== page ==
Delacroix Painting Vandalized in Louvre’s French Offshoot

One of Delacroix’s most famous paintings, the revolutionary “Liberty Leading the People” (1830), was vandalized last night at the Louvre’s new offshoot in Lens, northern France, the museum said.

A 28-year-old woman inscribed a message using marker on the canvas’s lower half.

“At first sight, the inscription, which is superficial, should be easy to clean,” the Louvre said in a release.

The woman was immediately overtaken by a museum guard and a visitor, and placed in police custody, said the Louvre, which is pressing charges after the incident.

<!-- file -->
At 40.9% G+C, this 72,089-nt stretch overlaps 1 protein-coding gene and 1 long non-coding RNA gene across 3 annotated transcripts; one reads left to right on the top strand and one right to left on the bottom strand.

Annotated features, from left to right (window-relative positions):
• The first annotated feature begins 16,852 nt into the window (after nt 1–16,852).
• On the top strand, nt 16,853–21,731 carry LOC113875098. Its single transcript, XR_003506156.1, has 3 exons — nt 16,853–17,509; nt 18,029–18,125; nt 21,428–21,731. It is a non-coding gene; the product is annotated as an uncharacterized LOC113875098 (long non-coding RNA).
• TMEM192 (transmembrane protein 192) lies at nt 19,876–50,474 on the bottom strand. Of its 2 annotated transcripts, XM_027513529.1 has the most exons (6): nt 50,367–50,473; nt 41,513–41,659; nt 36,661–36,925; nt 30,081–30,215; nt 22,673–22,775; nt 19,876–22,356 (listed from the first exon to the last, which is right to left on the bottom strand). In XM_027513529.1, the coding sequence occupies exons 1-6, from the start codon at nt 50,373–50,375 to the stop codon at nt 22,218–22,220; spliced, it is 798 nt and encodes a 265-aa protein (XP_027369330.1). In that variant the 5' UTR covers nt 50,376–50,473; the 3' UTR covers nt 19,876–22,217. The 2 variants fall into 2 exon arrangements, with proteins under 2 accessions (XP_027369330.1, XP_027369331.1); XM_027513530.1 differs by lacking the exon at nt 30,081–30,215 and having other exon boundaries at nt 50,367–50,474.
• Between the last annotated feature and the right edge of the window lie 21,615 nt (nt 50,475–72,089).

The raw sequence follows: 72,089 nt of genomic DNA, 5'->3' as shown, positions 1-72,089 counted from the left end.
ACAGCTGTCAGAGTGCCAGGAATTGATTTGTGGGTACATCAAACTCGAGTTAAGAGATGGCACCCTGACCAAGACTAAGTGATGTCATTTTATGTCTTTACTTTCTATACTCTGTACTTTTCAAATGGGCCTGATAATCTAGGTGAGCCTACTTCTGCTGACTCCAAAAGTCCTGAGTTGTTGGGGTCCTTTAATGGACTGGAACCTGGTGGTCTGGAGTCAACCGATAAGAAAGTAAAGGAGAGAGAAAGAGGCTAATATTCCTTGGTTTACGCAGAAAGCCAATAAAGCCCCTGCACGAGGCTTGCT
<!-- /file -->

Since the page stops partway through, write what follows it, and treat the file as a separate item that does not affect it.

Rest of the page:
A specialist restorer went to Lens last night to examine the painting. Her team will determine whether the work can be restored in Lens or whether it has to be brought back to Paris, the Louvre said.

In a similar episode last October, a visitor to London’s Tate Modern defaced one of Mark Rothko’s Seagram Murals by painting over a small corner of the canvas.

The vandal, Vladimir Umanets, was jailed for two years. Tate later said the damage was worse than expected and could take as long as 18 months to repair.

Muse highlights include Lewis Lapham’s podcast and Jeremy Gerard on theater.

To contact the writer on the story: Farah Nayeri at farahn@bloomberg.net.

To contact the editor responsible for this story: Manuela Hoelterhoff at mhoelterhoff@bloomberg.net.

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